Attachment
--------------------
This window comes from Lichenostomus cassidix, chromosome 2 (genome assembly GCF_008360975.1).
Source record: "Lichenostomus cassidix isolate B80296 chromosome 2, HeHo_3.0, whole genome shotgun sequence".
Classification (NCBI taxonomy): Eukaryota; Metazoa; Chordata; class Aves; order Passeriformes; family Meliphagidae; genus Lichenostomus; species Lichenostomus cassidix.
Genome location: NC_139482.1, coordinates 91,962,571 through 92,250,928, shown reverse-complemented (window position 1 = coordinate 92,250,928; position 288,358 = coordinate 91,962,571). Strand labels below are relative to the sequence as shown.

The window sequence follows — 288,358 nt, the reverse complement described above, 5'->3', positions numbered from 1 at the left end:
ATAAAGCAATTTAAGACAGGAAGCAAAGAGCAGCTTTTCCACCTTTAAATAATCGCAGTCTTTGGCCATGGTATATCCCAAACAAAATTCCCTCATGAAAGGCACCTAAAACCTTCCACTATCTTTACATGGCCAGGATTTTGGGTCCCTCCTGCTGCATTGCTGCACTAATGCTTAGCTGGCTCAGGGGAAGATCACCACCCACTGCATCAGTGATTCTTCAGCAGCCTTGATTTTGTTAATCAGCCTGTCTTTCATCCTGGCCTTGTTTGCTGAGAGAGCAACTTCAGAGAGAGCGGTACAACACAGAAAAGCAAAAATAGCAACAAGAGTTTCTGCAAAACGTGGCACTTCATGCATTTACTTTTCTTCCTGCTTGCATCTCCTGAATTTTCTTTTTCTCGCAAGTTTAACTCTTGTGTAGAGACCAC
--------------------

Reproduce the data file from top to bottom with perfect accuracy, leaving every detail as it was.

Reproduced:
This window comes from Lichenostomus cassidix, chromosome 2 (genome assembly GCF_008360975.1).
Source record: "Lichenostomus cassidix isolate B80296 chromosome 2, HeHo_3.0, whole genome shotgun sequence".
Classification (NCBI taxonomy): Eukaryota; Metazoa; Chordata; class Aves; order Passeriformes; family Meliphagidae; genus Lichenostomus; species Lichenostomus cassidix.
Genome location: NC_139482.1, coordinates 91,962,571 through 92,250,928, shown reverse-complemented (window position 1 = coordinate 92,250,928; position 288,358 = coordinate 91,962,571). Strand labels below are relative to the sequence as shown.

The window sequence follows — 288,358 nt, the reverse complement described above, 5'->3', positions numbered from 1 at the left end:
ATAAAGCAATTTAAGACAGGAAGCAAAGAGCAGCTTTTCCACCTTTAAATAATCGCAGTCTTTGGCCATGGTATATCCCAAACAAAATTCCCTCATGAAAGGCACCTAAAACCTTCCACTATCTTTACATGGCCAGGATTTTGGGTCCCTCCTGCTGCATTGCTGCACTAATGCTTAGCTGGCTCAGGGGAAGATCACCACCCACTGCATCAGTGATTCTTCAGCAGCCTTGATTTTGTTAATCAGCCTGTCTTTCATCCTGGCCTTGTTTGCTGAGAGAGCAACTTCAGAGAGAGCGGTACAACACAGAAAAGCAAAAATAGCAACAAGAGTTTCTGCAAAACGTGGCACTTCATGCATTTACTTTTCTTCCTGCTTGCATCTCCTGAATTTTCTTTTTCTCGCAAGTTTAACTCTTGTGTAGAGACCAC